Barnet Museum and the Battle of Barnet Project are most grateful for the generosity of the Arms and Armour Heritage Trust (AAHT) for their grant to the project.
We introduced the Loan Box to help school children re-discover the Battle of Barnet 1471. Involving local schools by explaining and promoting Barnet’s role in the Wars of the Roses was one of the key objectives of the lottery-funded Battle of Barnet project.
Primary and secondary school children are given a chance to touch and feel the types of artefacts that were in use in 1471 when the Yorkist and Lancastrian armies clashed in the fields north of Barnet. The Loan Box filled with medieval replicas is available for teachers to help them engage and enthuse their pupils. The objects provide a unique opportunity for teachers to be creative in telling the story as well as developing empathy for those who were caught up in this medieval conflict. In addition, the box encourages schools to use the resources in other educational contexts such as creative writing, drama, art, ICT and maths.
The Battle of Barnet featured a variety of arms and armour, making it a most relevant topic for an AAHT grant. Coming towards the end of the 15th Century the Battle saw the use of traditional weapons such as the longbow, swords, battle-hammers and pikes and also the latest technology – handguns. Cannon had been used in warfare for some years but hand-held firearms were relatively new. They were unpredictable -they could explode in the user’s face, they could mis-fire or not fire at all, but they were a step change in warfare. They did not need as much training as a longbow and the noise alone could cause panic amongst the foe. They were the future. The Battle of Barnet was one of the first battles in England to feature the mass use of hand-guns.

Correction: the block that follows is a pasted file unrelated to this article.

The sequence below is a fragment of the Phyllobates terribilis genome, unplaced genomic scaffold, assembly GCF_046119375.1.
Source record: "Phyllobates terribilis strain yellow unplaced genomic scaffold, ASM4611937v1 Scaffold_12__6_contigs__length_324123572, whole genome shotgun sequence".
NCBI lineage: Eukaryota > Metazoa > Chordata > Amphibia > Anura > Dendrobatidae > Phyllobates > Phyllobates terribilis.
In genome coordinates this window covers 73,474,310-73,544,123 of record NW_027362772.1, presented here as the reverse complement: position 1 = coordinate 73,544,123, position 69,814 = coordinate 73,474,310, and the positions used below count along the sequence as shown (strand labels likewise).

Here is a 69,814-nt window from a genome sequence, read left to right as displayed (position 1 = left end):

The Loan Box contains a replica hand-gun, arrowheads, arrows, armour, chain-mail, a sallet and even the head of a halberd. The AAHT grant was used to purchase the replica hand-gun; child size armour and sallet, the chainmail, the halberd and arrows/arrowheads.
Responses from the users – schoolchildren and teachers – have been universally positive. Children are fascinated by the feel of actual material as opposed to virtual images; the weight and textures give a brief but gripping idea of the realities of medieval warfare. The artefacts are supplemented by a teachers’ pack which gives background information, activity suggestions, maps and pictures
The Loan Box is usually loaned to a school for a half term; this allows the school to build curricular activity around the topic and allows more than one class/year to be involved. One school created a whole-school museum over a weekend inspired by the Loan Box. A number of schools have also used the Box on a weekly basis. Some twelve local schools have used the Box over the last couple of years.
The Loan Box adds to Barnet Museum’s current schools’ programme: this includes school groups visiting the Museum, and Museum volunteers giving assemblies, talks in schools and the loan of banners and child-sized helmets for re-enactment activities.